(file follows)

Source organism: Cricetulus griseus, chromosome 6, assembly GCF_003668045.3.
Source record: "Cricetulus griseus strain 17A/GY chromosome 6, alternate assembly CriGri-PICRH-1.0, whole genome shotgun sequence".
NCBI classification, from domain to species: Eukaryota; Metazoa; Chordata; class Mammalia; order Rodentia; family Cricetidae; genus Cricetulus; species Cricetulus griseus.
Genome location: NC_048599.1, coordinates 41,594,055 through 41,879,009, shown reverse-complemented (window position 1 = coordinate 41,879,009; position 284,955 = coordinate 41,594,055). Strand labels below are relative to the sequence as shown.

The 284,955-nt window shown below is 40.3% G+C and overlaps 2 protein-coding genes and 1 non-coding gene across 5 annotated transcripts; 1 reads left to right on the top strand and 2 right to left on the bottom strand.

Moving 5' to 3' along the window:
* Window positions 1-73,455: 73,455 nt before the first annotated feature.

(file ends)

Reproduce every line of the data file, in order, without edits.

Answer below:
Source organism: Cricetulus griseus, chromosome 6, assembly GCF_003668045.3.
Source record: "Cricetulus griseus strain 17A/GY chromosome 6, alternate assembly CriGri-PICRH-1.0, whole genome shotgun sequence".
NCBI classification, from domain to species: Eukaryota; Metazoa; Chordata; class Mammalia; order Rodentia; family Cricetidae; genus Cricetulus; species Cricetulus griseus.
Genome location: NC_048599.1, coordinates 41,594,055 through 41,879,009, shown reverse-complemented (window position 1 = coordinate 41,879,009; position 284,955 = coordinate 41,594,055). Strand labels below are relative to the sequence as shown.

The 284,955-nt window shown below is 40.3% G+C and overlaps 2 protein-coding genes and 1 non-coding gene across 5 annotated transcripts; 1 reads left to right on the top strand and 2 right to left on the bottom strand.

Moving 5' to 3' along the window:
* Window positions 1-73,455: 73,455 nt before the first annotated feature.